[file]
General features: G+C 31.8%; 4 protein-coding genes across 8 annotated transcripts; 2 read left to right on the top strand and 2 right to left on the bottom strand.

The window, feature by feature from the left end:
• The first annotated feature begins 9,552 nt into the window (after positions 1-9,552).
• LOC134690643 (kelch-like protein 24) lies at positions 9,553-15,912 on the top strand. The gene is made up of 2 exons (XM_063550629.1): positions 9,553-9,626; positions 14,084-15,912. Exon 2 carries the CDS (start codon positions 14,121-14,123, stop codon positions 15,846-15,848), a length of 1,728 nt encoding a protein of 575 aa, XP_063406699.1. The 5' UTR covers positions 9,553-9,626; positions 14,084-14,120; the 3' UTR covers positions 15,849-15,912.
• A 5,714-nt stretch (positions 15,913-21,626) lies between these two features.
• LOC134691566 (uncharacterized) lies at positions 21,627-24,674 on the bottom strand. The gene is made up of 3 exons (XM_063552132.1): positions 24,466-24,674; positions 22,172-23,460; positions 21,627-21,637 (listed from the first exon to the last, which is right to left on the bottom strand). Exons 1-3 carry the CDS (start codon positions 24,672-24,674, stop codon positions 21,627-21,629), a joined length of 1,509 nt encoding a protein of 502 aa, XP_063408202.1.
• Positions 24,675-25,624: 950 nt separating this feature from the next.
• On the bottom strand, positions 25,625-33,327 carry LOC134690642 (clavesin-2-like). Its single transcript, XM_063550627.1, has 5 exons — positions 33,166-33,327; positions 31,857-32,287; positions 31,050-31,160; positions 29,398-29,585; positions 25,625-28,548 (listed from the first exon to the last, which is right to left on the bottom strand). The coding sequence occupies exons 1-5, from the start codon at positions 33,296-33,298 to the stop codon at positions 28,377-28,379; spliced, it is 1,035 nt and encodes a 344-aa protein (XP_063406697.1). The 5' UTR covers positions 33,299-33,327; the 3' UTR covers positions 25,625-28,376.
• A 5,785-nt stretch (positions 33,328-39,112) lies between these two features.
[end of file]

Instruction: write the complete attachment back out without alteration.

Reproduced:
General features: G+C 31.8%; 4 protein-coding genes across 8 annotated transcripts; 2 read left to right on the top strand and 2 right to left on the bottom strand.

The window, feature by feature from the left end:
• The first annotated feature begins 9,552 nt into the window (after positions 1-9,552).
• LOC134690643 (kelch-like protein 24) lies at positions 9,553-15,912 on the top strand. The gene is made up of 2 exons (XM_063550629.1): positions 9,553-9,626; positions 14,084-15,912. Exon 2 carries the CDS (start codon positions 14,121-14,123, stop codon positions 15,846-15,848), a length of 1,728 nt encoding a protein of 575 aa, XP_063406699.1. The 5' UTR covers positions 9,553-9,626; positions 14,084-14,120; the 3' UTR covers positions 15,849-15,912.
• A 5,714-nt stretch (positions 15,913-21,626) lies between these two features.
• LOC134691566 (uncharacterized) lies at positions 21,627-24,674 on the bottom strand. The gene is made up of 3 exons (XM_063552132.1): positions 24,466-24,674; positions 22,172-23,460; positions 21,627-21,637 (listed from the first exon to the last, which is right to left on the bottom strand). Exons 1-3 carry the CDS (start codon positions 24,672-24,674, stop codon positions 21,627-21,629), a joined length of 1,509 nt encoding a protein of 502 aa, XP_063408202.1.
• Positions 24,675-25,624: 950 nt separating this feature from the next.
• On the bottom strand, positions 25,625-33,327 carry LOC134690642 (clavesin-2-like). Its single transcript, XM_063550627.1, has 5 exons — positions 33,166-33,327; positions 31,857-32,287; positions 31,050-31,160; positions 29,398-29,585; positions 25,625-28,548 (listed from the first exon to the last, which is right to left on the bottom strand). The coding sequence occupies exons 1-5, from the start codon at positions 33,296-33,298 to the stop codon at positions 28,377-28,379; spliced, it is 1,035 nt and encodes a 344-aa protein (XP_063406697.1). The 5' UTR covers positions 33,299-33,327; the 3' UTR covers positions 25,625-28,376.
• A 5,785-nt stretch (positions 33,328-39,112) lies between these two features.